And I just want to understand, not so that I can fix it, because when my white savior instincts kick in (and they do) I try hard to remember that these kids are not a problem to be fixed. They are someone’s son. I don’t have the solve them so that I feel safer in my neighborhood or so that I feel better about my own worth. I want to understand so that I can avoid being part of the problem.

While I will profess my undying love of poetry to all who will listen (obviously) in moments like this, the day after another shooting, another loss of life, it is sometimes difficult to know that poetry matters here, where the alley meets the road.

fotos: urban winter



“But for me, winter has an even greater gift to give. It comes when the sky is clear, the sun is brilliant, the trees are bare, and the first snow is yet to come. It is the gift of utter clarity. In winter, one can walk into woods that had been opaque with summer growth only a few months earlier and see the trees clearly, singly and together, and see the ground they are rooted in.”
-Parker Palmer, Let Your Life Speak

I’m trying to keep these words of Parker Palmer in mind this week as January wears on. Winter in Chicago can be mild or brutal, sometimes both in the same week. In the middle of the Chicago winter it’s hard for me to recall that feeling, just before the first snow, that feeling of shifting into a new season. In the middle of Chicago winter I get lost in the cold and the calendar. I just want it to be Spring again, now.

This week I’m working on recapturing the gift Winter has for me. I’m working on looking up when they sky is clear and the sun brilliant, and in the midst of the snow and slush I will reach for those bare trees and recall the feel of my fingers in the soil, the ground in which I’m rooted.

Spring will come with time.

“Lars and the Real Girl” : on Perspective and Precipitation


“I was hoping winter was over” Lars says.

“No,” Margo replied, “it’s just a thaw. Winter isn’t over until Easter”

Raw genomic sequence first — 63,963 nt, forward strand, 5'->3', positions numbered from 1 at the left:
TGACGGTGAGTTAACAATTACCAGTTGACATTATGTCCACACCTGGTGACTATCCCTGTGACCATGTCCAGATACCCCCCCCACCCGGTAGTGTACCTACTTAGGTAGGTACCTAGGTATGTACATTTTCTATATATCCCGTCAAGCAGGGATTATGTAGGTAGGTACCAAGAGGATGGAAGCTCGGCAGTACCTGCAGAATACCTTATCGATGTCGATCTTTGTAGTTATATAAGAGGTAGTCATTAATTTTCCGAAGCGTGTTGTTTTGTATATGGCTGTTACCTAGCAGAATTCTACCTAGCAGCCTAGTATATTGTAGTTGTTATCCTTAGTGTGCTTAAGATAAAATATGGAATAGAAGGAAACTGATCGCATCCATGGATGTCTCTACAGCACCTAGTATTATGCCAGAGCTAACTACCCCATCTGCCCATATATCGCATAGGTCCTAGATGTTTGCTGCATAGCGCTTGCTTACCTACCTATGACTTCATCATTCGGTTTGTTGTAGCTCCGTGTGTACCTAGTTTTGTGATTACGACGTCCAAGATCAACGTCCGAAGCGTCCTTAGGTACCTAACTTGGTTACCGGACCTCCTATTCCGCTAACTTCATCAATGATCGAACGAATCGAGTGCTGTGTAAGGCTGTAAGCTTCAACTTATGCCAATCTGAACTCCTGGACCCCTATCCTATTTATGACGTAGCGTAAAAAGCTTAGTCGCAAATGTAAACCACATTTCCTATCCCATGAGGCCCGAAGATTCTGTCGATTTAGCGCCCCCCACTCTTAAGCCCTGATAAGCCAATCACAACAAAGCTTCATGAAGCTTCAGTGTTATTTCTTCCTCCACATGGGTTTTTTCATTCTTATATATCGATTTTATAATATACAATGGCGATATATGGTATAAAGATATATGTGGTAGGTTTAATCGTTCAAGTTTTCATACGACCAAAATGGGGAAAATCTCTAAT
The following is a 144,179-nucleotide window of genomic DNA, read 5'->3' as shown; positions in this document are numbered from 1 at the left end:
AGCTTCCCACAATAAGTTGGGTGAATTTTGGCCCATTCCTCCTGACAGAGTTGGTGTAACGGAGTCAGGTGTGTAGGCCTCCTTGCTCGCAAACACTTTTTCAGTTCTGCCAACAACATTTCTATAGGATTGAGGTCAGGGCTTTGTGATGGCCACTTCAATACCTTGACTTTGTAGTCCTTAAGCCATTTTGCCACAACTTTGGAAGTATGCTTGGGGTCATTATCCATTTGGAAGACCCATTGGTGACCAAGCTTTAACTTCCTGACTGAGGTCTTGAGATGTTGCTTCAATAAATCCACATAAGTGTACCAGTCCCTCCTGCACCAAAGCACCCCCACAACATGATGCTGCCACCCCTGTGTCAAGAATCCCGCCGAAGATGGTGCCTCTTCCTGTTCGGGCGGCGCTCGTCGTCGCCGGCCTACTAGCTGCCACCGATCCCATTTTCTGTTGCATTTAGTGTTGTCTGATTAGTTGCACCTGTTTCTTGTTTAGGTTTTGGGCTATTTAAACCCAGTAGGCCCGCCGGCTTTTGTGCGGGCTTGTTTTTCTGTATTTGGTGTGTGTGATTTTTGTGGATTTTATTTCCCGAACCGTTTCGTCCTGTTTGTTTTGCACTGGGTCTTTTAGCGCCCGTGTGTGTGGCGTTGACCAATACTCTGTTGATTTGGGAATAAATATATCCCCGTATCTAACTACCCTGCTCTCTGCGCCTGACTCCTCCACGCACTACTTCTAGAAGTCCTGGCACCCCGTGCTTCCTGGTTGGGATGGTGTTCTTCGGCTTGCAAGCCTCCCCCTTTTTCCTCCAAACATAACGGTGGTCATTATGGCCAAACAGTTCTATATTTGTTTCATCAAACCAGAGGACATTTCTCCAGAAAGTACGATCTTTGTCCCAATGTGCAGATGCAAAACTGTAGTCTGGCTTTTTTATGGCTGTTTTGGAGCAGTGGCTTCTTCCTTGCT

This morning as I drove through the slush left over from the snow accumulations of the Midwest snow storm everyone called “Hercules,” I was struck by the balmy feel of the day; 34 degrees and a light sprinkle of rain was falling. It was a quick turnaround for us, the snow only living on the ground about a week or so. It was a thaw. We’ll get another cold snap, another snow, before too long.

Not long ago, I watched the film, “Lars and the real girl” twice in a week. I’m usually late to the table when it comes to movies. We don’t get out as much as we used to and when we do get out my husband and I find ourselves drifting through the crowded list of “things to do” and “things to see.” We often have to throw a (metaphorical) dart at the board to decide what gets our attention at those moments because there is so much out there. It must have been the dart throwing that led us to miss this film back in 2007 but then a few months ago, Netflix began to  suggest it to me. I ignored it but Netflix was persistent and then one night when Dave was out I gave in and watched it finally. I drank in the quirky of it, the lovely of it, the wonderful package of it all when taken together. When Dave got home a few days later I insisted he watch it. “You’ll love it,” I said. I sat and watched it with him and he did. I might watch it again tomorrow. I love it that much. Really.